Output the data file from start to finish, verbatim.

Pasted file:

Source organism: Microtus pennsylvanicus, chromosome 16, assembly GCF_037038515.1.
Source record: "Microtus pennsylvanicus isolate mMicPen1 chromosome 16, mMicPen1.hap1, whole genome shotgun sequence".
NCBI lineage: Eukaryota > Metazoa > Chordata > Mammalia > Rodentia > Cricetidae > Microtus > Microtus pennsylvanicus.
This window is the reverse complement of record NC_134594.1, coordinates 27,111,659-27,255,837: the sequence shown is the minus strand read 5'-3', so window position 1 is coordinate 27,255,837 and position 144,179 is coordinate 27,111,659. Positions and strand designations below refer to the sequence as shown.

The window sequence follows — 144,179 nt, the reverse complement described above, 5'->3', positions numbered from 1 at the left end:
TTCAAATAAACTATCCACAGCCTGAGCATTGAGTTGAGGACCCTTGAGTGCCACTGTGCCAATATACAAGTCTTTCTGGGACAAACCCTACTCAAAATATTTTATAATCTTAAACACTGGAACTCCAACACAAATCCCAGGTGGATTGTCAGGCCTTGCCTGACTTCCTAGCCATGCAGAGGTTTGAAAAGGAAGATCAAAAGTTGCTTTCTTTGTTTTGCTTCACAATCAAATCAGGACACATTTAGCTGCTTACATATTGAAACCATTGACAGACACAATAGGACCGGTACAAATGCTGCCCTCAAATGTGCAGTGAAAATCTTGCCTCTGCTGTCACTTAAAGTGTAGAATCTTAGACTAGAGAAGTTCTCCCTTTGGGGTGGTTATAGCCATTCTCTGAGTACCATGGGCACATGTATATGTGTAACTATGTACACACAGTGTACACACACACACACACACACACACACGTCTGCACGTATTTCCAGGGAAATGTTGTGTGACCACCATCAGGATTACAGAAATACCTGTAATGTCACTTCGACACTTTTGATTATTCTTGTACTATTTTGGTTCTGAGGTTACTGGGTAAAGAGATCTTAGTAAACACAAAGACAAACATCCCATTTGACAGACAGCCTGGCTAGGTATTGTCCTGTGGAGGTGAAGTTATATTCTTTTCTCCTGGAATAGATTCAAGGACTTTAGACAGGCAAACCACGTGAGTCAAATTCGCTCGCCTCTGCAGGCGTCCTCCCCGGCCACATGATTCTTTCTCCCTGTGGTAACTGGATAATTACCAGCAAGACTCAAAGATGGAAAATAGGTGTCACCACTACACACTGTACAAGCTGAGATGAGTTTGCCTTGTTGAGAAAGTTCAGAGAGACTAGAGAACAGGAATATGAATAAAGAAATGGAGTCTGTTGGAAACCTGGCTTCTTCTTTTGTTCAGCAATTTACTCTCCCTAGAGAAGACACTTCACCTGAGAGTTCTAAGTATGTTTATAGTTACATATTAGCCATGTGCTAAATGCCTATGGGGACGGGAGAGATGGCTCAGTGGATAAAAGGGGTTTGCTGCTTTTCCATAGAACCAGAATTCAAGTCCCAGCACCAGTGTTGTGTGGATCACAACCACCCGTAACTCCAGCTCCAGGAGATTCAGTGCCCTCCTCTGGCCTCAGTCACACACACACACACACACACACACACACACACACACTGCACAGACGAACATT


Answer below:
Source organism: Microtus pennsylvanicus, chromosome 16, assembly GCF_037038515.1.
Source record: "Microtus pennsylvanicus isolate mMicPen1 chromosome 16, mMicPen1.hap1, whole genome shotgun sequence".
NCBI lineage: Eukaryota > Metazoa > Chordata > Mammalia > Rodentia > Cricetidae > Microtus > Microtus pennsylvanicus.
This window is the reverse complement of record NC_134594.1, coordinates 27,111,659-27,255,837: the sequence shown is the minus strand read 5'-3', so window position 1 is coordinate 27,255,837 and position 144,179 is coordinate 27,111,659. Positions and strand designations below refer to the sequence as shown.

The window sequence follows — 144,179 nt, the reverse complement described above, 5'->3', positions numbered from 1 at the left end:
TTCAAATAAACTATCCACAGCCTGAGCATTGAGTTGAGGACCCTTGAGTGCCACTGTGCCAATATACAAGTCTTTCTGGGACAAACCCTACTCAAAATATTTTATAATCTTAAACACTGGAACTCCAACACAAATCCCAGGTGGATTGTCAGGCCTTGCCTGACTTCCTAGCCATGCAGAGGTTTGAAAAGGAAGATCAAAAGTTGCTTTCTTTGTTTTGCTTCACAATCAAATCAGGACACATTTAGCTGCTTACATATTGAAACCATTGACAGACACAATAGGACCGGTACAAATGCTGCCCTCAAATGTGCAGTGAAAATCTTGCCTCTGCTGTCACTTAAAGTGTAGAATCTTAGACTAGAGAAGTTCTCCCTTTGGGGTGGTTATAGCCATTCTCTGAGTACCATGGGCACATGTATATGTGTAACTATGTACACACAGTGTACACACACACACACACACACACACACGTCTGCACGTATTTCCAGGGAAATGTTGTGTGACCACCATCAGGATTACAGAAATACCTGTAATGTCACTTCGACACTTTTGATTATTCTTGTACTATTTTGGTTCTGAGGTTACTGGGTAAAGAGATCTTAGTAAACACAAAGACAAACATCCCATTTGACAGACAGCCTGGCTAGGTATTGTCCTGTGGAGGTGAAGTTATATTCTTTTCTCCTGGAATAGATTCAAGGACTTTAGACAGGCAAACCACGTGAGTCAAATTCGCTCGCCTCTGCAGGCGTCCTCCCCGGCCACATGATTCTTTCTCCCTGTGGTAACTGGATAATTACCAGCAAGACTCAAAGATGGAAAATAGGTGTCACCACTACACACTGTACAAGCTGAGATGAGTTTGCCTTGTTGAGAAAGTTCAGAGAGACTAGAGAACAGGAATATGAATAAAGAAATGGAGTCTGTTGGAAACCTGGCTTCTTCTTTTGTTCAGCAATTTACTCTCCCTAGAGAAGACACTTCACCTGAGAGTTCTAAGTATGTTTATAGTTACATATTAGCCATGTGCTAAATGCCTATGGGGACGGGAGAGATGGCTCAGTGGATAAAAGGGGTTTGCTGCTTTTCCATAGAACCAGAATTCAAGTCCCAGCACCAGTGTTGTGTGGATCACAACCACCCGTAACTCCAGCTCCAGGAGATTCAGTGCCCTCCTCTGGCCTCAGTCACACACACACACACACACACACACACACACACACACTGCACAGACGAACATT